Friday, April 24, 2009

An Open Letter to Blitz: The League

Yes, that guy is getting his helmet smashed into his face.  Well done, Blitz. Dear Blitz: The League,

I have to give you props, Blitz. You’ve got balls. Sure, I haven’t played your next (I mean current) gen version, so I don’t know what you’ve been up to lately. But I did drop a 10-spot on your PS2 version and I must say:

I’m a little impressed.

Sure, you’re load times are longer than Titanic. And your AI operates in rubberbands between two modes: village idiot and Stephen Hawking. But I must give you credit for attempting to expand the potential of your genre. All without an actual NFL license.

In fact, losing that license may have been the best thing for you. Well, you didn’t quite lose that license as much as EA bought it and shoved it in its giant pile of gold. But without the burdens of a cover curse or boring real-life players, your writers (of the controversial ESPN program Playmakers) were free to create a rich alternate history of American football.

Take your main antagonist team: the New York Nightmare. In your fiction, the original New York team perished in a plane crash and the newspaper headline read “NEW YORK NIGHTMARE.” When the city’s franchise rebooted years later, the team donned the headline as a name, becoming the fearsome army that sits atop the standings from the start. Lore like this helps establish a world in which your bloody, bastardized game of pigskin might exist – as opposed to say, Blood Bowl, which (while entertaining) confuses me by awkwardly slapping Warhammer armies on football.

Try not to feel too bad about your actual narrative, though. We all know it’s not that great. I do like how it starts with the NY Nightmare injuring a member of the player’s team and sending them to the bottom of the ladder. But the cut-scenes are just clumsy, man. I know, you’re using the antiquated Emotion Engine, but there’s no reason I should be confusing who’s who in a strip joint bar brawl. Or be embarrassed by your bizarre attempt at an illicit romance plot between rookie sensation and head cheerleader. I am, however, a fan of your in-game story moments, of which there are simply too few. What comes to mind is one big game when a rival squad purposefully injured the talented rookie, removing him from the in-game active roster for a few weeks.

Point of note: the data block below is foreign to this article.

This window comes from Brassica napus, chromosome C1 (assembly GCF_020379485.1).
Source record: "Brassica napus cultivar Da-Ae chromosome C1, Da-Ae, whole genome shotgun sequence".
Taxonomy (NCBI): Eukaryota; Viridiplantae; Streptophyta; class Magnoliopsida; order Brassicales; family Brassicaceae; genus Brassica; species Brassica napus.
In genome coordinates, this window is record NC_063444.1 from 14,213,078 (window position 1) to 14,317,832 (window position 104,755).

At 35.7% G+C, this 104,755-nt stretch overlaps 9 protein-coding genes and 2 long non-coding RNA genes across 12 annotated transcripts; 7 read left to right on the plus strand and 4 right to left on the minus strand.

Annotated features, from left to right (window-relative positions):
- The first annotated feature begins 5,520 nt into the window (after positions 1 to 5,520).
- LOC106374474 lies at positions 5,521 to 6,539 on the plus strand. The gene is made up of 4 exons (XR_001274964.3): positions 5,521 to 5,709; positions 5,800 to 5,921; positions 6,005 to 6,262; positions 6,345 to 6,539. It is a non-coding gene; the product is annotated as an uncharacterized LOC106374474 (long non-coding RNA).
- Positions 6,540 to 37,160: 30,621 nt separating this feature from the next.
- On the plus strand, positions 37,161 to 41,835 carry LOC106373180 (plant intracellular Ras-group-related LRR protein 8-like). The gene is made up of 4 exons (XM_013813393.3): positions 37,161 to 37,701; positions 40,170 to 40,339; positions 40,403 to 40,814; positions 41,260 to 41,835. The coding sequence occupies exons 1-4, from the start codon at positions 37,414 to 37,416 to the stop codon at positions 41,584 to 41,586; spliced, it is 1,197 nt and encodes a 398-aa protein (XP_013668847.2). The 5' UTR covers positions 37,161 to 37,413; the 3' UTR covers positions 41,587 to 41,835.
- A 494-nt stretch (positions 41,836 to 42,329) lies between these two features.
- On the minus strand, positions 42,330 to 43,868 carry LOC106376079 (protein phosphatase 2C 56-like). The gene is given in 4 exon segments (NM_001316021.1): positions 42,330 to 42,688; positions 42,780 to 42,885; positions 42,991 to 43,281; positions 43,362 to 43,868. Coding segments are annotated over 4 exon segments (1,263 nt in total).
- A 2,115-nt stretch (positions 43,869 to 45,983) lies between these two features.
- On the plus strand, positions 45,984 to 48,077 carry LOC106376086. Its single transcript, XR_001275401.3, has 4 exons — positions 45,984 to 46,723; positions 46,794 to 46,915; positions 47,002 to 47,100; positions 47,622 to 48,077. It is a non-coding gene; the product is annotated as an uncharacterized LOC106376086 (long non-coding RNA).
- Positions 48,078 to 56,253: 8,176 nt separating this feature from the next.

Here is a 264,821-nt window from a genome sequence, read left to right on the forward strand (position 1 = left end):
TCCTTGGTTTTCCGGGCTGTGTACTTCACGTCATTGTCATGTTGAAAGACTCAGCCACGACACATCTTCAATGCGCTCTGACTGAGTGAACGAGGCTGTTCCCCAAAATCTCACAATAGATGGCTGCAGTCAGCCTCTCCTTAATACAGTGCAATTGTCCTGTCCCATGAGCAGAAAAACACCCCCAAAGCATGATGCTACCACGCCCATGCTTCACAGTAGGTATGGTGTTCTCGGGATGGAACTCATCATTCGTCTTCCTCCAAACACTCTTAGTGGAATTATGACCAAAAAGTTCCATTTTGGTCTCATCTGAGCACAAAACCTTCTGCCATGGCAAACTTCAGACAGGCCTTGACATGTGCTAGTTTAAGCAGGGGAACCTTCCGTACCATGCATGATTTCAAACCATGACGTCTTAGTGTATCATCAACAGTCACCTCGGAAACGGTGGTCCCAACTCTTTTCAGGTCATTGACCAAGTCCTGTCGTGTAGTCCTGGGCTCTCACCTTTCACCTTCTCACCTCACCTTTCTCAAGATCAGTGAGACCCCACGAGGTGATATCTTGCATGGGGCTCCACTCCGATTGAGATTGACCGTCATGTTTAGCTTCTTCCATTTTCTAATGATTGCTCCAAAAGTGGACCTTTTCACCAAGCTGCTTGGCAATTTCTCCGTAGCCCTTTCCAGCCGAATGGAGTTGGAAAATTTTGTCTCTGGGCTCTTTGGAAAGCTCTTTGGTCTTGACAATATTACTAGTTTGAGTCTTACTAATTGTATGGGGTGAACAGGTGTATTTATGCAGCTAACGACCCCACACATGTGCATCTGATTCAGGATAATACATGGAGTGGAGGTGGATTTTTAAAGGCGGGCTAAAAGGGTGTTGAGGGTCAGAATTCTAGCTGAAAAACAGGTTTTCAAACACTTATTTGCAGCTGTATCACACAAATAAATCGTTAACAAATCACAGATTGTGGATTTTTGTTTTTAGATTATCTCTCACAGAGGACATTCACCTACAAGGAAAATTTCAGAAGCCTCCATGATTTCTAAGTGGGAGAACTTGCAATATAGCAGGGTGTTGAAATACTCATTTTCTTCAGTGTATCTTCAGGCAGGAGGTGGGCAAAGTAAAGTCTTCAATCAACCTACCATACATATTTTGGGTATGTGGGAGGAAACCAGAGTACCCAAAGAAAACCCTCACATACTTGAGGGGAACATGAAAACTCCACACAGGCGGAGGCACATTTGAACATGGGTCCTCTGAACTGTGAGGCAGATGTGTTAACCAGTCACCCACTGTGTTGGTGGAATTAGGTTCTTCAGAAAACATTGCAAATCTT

Also, don’t sweat the fact that your engine can’t handle snow. Every time I played the Minnesota Reapers (great name, btw), the game would grind during snowy kickoffs. But it’s okay, one of my favorite games regularly drops below 20 fps.

So yes, you’re clunky and you’re engine is hella busted. But I have to applaud your aspirations when compared to other attempts to mix up the sports genre. As I mentioned, Blood Bowl will probably be fun, but I still don’t understand how the Lizardmen and the Skaven (aka rat-people) learned to play football. Sure, I love checking the crap out of people as much as the next guy, but a series like NHL Hitz felt limited by its license. At that point, you’re simply offering arcade gameplay with a limited licensed roster and stupid unlockables. (Sharkpeople ring a bell?)

You, Blitz: The League, feel like more than arcade football. You’ve got some nice top-down design choices going on. Steroids factor in at every level: they’re used mid-game, in between games, and discussed in the narrative. The player can spend money (earned by being a badass on the field) in a game, and then spend it hiring female escorts to distract an upcoming opponent. And it all plays into your blood-soaked, drug-juiced world.

You’ve got some hefty flaws, but I don’t regret the time we spent together. The satisfaction of powerbombing an uppity quarterback or Matrix-jumping over a defensive line was not just arcade silliness (though it was often ludicrous). It all felt justified in a fictional world where violence is necessary for victory.

Thanks for the memories,

P.S. Seriously though, I wouldn’t wish your PS2 version on anyone. I regularly microwaved Hungry Man dinners and learned new languages during your interminable load screens. I hear tell your 360 version saw those bugs fixed, and fans of this genre would surely dig your sequel.